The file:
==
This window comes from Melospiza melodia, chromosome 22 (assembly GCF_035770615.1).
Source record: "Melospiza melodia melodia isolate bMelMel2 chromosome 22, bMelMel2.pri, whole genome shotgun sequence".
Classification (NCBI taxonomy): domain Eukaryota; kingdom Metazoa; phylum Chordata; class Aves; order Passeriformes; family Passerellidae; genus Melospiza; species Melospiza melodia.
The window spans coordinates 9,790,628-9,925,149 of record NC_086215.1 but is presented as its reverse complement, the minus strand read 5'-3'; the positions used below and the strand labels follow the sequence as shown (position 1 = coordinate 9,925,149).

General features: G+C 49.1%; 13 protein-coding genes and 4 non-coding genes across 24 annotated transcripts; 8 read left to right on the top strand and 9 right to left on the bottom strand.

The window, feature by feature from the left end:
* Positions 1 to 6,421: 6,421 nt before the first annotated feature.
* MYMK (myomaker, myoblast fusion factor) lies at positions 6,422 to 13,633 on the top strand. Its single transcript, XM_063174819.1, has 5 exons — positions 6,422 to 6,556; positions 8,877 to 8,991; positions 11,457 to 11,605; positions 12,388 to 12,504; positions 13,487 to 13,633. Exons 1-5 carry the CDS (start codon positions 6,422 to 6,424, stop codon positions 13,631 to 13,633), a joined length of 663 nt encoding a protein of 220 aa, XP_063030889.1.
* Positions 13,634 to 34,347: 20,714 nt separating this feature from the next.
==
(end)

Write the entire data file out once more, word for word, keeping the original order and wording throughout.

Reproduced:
This window comes from Melospiza melodia, chromosome 22 (assembly GCF_035770615.1).
Source record: "Melospiza melodia melodia isolate bMelMel2 chromosome 22, bMelMel2.pri, whole genome shotgun sequence".
Classification (NCBI taxonomy): domain Eukaryota; kingdom Metazoa; phylum Chordata; class Aves; order Passeriformes; family Passerellidae; genus Melospiza; species Melospiza melodia.
The window spans coordinates 9,790,628-9,925,149 of record NC_086215.1 but is presented as its reverse complement, the minus strand read 5'-3'; the positions used below and the strand labels follow the sequence as shown (position 1 = coordinate 9,925,149).

General features: G+C 49.1%; 13 protein-coding genes and 4 non-coding genes across 24 annotated transcripts; 8 read left to right on the top strand and 9 right to left on the bottom strand.

The window, feature by feature from the left end:
* Positions 1 to 6,421: 6,421 nt before the first annotated feature.
* MYMK (myomaker, myoblast fusion factor) lies at positions 6,422 to 13,633 on the top strand. Its single transcript, XM_063174819.1, has 5 exons — positions 6,422 to 6,556; positions 8,877 to 8,991; positions 11,457 to 11,605; positions 12,388 to 12,504; positions 13,487 to 13,633. Exons 1-5 carry the CDS (start codon positions 6,422 to 6,424, stop codon positions 13,631 to 13,633), a joined length of 663 nt encoding a protein of 220 aa, XP_063030889.1.
* Positions 13,634 to 34,347: 20,714 nt separating this feature from the next.